The Credit Tool Everyone Forgets About
When working to build your credit, there are some well-known best practices and “standard operating procedures” that you have probably read about frequently: Get copies of your credit reports and review them for errors, work with debt collectors, pay down debt, check your credit score regularly for changes (which you can do for free using Credit.com’s Credit Report Card), and so on.
But there is one credit tool that many people forget about, maybe because it seems counter-intuitive when you first hear about it: a personal loan.
A personal loan can be a secured, or unsecured, loan borrowed from your bank, or other types of lenders. This kind of loan can be beneficial to your credit situation, which will ultimately lead to a higher credit score. Here are three ways that it can help your credit:
- Consolidation: A personal loan consolidates multiple debts into one debt, which may mean lower monthly payments and a reduced risk of multiple delinquencies appearing on your credit report. Although you should pay your bills each month, it’s far better to miss a month on one loan than to miss a month on several credit cards and other bills.
- Lower interest: Compared to a credit card, a personal loan can usually be borrowed at much lower interest – sometimes as little as a quarter of the interest that a credit card may charge! Therefore you’ll be able to put more money toward the principle amount rather than paying off high interest charges.
- Additional credit reported: Your credit report will benefit, as it shows your paid-off credit cards and your responsible and regular servicing of your one personal loan.
Personal loans are very powerful tools to help you build your credit, but they’re often overlooked because we don’t usually think of “borrowing” our way out of debt. Here are some tips to help you use a personal loan to positively influence your credit:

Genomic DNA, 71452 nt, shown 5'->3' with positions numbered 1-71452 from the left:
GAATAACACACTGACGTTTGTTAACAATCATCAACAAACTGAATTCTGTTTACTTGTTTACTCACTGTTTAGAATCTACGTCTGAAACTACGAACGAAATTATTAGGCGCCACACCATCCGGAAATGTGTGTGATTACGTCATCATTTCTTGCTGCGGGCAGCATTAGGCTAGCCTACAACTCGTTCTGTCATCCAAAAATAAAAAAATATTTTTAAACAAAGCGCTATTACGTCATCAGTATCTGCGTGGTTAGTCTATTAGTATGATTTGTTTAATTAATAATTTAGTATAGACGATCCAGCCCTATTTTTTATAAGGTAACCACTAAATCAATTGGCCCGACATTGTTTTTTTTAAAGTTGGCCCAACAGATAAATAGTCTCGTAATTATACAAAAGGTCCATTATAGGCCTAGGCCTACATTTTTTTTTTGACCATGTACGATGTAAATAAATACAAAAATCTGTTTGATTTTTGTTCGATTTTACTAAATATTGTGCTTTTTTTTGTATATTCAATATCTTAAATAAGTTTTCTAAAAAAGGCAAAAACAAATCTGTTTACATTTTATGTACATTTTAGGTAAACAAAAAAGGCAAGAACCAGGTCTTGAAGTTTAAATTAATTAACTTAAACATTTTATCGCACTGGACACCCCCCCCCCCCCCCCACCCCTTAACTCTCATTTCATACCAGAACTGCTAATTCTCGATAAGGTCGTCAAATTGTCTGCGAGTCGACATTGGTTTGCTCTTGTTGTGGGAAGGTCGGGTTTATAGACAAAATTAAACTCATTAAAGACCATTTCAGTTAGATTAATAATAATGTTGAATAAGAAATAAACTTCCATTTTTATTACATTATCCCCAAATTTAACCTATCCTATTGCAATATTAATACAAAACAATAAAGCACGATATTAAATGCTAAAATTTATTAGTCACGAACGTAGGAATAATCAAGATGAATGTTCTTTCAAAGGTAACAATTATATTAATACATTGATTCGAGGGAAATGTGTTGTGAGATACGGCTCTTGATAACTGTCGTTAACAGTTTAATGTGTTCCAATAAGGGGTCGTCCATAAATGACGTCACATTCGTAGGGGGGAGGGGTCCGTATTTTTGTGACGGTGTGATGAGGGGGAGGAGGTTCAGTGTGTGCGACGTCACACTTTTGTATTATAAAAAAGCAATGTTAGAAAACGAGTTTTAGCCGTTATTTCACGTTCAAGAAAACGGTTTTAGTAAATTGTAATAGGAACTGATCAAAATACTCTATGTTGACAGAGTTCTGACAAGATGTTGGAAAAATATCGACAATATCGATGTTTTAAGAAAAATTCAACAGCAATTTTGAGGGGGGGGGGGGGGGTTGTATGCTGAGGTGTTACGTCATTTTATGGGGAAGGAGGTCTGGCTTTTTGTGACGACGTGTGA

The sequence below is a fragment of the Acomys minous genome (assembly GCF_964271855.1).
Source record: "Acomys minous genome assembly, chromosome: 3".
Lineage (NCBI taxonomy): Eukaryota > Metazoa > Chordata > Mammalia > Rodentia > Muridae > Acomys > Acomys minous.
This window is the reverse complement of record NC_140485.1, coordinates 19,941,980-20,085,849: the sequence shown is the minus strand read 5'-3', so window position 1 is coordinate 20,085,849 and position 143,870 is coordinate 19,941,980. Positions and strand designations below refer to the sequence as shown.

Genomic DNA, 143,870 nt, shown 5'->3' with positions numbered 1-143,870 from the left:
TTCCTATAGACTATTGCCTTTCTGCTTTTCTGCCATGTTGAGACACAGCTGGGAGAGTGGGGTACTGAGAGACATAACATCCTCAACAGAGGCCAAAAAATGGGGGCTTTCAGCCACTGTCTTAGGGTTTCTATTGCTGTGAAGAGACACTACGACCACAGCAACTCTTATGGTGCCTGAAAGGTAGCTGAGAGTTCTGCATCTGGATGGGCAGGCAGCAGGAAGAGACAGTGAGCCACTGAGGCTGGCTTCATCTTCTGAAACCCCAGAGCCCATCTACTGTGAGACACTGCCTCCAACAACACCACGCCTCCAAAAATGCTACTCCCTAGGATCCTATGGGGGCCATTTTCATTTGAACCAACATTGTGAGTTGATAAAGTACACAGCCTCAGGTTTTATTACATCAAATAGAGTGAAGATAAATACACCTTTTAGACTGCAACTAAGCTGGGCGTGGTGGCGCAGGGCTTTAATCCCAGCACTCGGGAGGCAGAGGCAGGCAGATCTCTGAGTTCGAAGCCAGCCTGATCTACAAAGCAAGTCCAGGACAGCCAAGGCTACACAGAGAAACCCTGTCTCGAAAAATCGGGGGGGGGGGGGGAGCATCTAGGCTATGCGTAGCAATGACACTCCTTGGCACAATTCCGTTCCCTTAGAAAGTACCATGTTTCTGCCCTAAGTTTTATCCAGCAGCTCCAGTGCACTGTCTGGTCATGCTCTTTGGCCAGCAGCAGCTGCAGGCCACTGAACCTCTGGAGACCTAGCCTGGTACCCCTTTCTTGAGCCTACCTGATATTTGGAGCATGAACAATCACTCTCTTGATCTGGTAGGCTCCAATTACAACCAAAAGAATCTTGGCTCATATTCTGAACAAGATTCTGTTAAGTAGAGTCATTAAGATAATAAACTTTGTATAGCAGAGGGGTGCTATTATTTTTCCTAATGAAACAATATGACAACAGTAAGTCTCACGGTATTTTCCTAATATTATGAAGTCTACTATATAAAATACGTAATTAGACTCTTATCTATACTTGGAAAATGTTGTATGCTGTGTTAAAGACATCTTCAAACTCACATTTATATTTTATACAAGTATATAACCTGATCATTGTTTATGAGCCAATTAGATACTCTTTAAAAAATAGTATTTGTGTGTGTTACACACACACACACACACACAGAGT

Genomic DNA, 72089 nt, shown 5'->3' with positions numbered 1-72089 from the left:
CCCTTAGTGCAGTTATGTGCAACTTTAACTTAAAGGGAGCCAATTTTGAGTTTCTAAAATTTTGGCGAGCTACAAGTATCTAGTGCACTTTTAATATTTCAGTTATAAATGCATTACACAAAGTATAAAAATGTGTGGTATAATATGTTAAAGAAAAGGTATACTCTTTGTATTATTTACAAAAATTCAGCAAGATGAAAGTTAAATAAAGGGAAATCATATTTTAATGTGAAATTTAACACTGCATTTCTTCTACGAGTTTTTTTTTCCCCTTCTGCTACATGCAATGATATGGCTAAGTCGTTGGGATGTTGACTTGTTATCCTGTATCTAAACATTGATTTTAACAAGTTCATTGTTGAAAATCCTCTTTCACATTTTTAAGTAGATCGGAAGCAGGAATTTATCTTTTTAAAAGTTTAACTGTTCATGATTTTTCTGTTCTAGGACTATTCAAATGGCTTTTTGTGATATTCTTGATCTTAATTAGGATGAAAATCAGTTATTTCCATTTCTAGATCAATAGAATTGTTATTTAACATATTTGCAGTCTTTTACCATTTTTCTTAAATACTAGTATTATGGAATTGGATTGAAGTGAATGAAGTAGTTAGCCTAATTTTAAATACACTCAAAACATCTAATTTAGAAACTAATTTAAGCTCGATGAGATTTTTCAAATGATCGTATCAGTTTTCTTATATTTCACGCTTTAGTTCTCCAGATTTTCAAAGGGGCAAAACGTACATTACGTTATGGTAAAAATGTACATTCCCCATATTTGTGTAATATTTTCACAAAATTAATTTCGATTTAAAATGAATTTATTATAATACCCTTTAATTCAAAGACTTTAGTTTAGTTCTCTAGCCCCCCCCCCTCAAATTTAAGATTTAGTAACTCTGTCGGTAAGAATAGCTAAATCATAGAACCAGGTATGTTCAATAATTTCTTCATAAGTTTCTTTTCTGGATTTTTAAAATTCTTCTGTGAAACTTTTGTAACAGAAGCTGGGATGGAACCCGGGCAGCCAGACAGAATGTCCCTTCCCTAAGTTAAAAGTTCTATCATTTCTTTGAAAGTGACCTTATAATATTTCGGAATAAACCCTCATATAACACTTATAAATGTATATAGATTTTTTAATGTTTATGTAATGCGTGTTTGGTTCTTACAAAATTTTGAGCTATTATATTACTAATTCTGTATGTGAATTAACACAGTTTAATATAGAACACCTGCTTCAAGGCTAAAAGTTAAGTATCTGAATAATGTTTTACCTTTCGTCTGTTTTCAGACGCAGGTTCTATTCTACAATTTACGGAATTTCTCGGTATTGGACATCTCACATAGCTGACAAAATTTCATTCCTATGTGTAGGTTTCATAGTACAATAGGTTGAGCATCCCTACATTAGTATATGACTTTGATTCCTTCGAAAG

- Avoid the “new money” temptation of treating yourself to a new pair of shoes and an evening on the town. Think of this loan as a credit tool, not as a new spending opportunity.
- Consolidate as many of your outstanding debts as possible. Try to get as much debt as you can paid off by this one loan.
- If you have more debt than your loan will pay off, start with any debt that is with a debt collector, then pay off your highest interest debt (usually your credit cards), then pay off your lower interest debt.
- You should see your monthly payments reduced (because of the lower interest rate), but continue to pay as much as you can to pay down your loan.
Bonus tip: If your bank is reluctant to lend you money because of your debt-to-income ratio, and if you own your own home, a home equity loan could be an option for you. A home equity loan is borrowed against the equity in your house. You can often get more money at a lower interest rate (compared to a personal loan), making it an even better way to pay down your debt when you use it responsibly.